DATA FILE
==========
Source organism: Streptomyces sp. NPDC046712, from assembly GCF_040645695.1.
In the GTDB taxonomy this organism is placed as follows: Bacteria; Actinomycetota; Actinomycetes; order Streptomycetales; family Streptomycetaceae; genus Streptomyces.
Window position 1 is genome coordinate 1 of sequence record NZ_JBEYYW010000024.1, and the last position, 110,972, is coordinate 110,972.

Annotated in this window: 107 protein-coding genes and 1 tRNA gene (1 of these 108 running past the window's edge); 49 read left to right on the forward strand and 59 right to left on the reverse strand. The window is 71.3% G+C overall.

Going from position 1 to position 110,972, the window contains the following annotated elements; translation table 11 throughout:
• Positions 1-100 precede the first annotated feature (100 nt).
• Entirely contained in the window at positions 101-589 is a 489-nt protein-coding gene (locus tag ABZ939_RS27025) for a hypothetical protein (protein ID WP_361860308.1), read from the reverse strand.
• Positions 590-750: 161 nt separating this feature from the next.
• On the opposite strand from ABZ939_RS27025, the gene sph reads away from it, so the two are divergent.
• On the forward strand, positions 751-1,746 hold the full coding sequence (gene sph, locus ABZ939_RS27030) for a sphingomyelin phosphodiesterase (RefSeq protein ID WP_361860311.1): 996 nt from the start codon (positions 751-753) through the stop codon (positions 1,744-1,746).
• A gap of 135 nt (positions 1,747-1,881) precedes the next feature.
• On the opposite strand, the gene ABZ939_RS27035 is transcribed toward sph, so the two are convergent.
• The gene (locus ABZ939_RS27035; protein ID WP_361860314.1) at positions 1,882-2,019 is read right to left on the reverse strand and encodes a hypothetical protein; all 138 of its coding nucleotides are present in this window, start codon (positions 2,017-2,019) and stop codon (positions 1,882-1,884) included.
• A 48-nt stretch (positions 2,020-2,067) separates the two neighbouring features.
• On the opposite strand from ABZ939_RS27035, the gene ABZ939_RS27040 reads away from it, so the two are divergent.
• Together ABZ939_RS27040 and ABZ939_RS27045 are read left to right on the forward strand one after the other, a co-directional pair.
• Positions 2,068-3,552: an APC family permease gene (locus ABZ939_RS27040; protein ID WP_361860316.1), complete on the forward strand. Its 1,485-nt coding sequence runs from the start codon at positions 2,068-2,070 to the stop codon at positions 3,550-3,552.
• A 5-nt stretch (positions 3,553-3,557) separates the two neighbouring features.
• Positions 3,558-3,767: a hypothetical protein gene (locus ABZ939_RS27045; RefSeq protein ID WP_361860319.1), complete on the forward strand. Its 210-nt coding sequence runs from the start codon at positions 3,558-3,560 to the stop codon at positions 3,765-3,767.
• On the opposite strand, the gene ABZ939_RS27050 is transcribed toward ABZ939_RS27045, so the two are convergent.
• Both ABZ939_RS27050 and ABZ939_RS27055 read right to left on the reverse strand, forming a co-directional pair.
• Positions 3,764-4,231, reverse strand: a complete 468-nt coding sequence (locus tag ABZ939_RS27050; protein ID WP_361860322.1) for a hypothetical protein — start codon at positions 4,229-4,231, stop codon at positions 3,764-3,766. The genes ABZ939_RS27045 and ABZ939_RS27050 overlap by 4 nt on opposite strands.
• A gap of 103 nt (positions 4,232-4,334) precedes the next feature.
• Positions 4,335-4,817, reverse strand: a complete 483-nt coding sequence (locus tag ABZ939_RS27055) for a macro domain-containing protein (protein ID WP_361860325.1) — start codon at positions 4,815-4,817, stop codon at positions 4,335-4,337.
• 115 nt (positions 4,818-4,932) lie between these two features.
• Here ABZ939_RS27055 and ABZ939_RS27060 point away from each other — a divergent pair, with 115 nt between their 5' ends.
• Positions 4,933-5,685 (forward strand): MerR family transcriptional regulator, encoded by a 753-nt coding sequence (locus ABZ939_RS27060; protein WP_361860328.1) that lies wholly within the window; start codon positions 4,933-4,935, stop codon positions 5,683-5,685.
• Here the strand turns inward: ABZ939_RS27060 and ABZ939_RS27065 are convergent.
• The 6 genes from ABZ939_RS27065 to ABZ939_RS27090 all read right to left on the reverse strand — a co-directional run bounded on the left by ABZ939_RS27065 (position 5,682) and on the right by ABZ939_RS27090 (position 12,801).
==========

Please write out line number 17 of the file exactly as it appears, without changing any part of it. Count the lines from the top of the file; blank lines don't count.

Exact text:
• Positions 2,068-3,552: an APC family permease gene (locus ABZ939_RS27040; protein ID WP_361860316.1), complete on the forward strand. Its 1,485-nt coding sequence runs from the start codon at positions 2,068-2,070 to the stop codon at positions 3,550-3,552.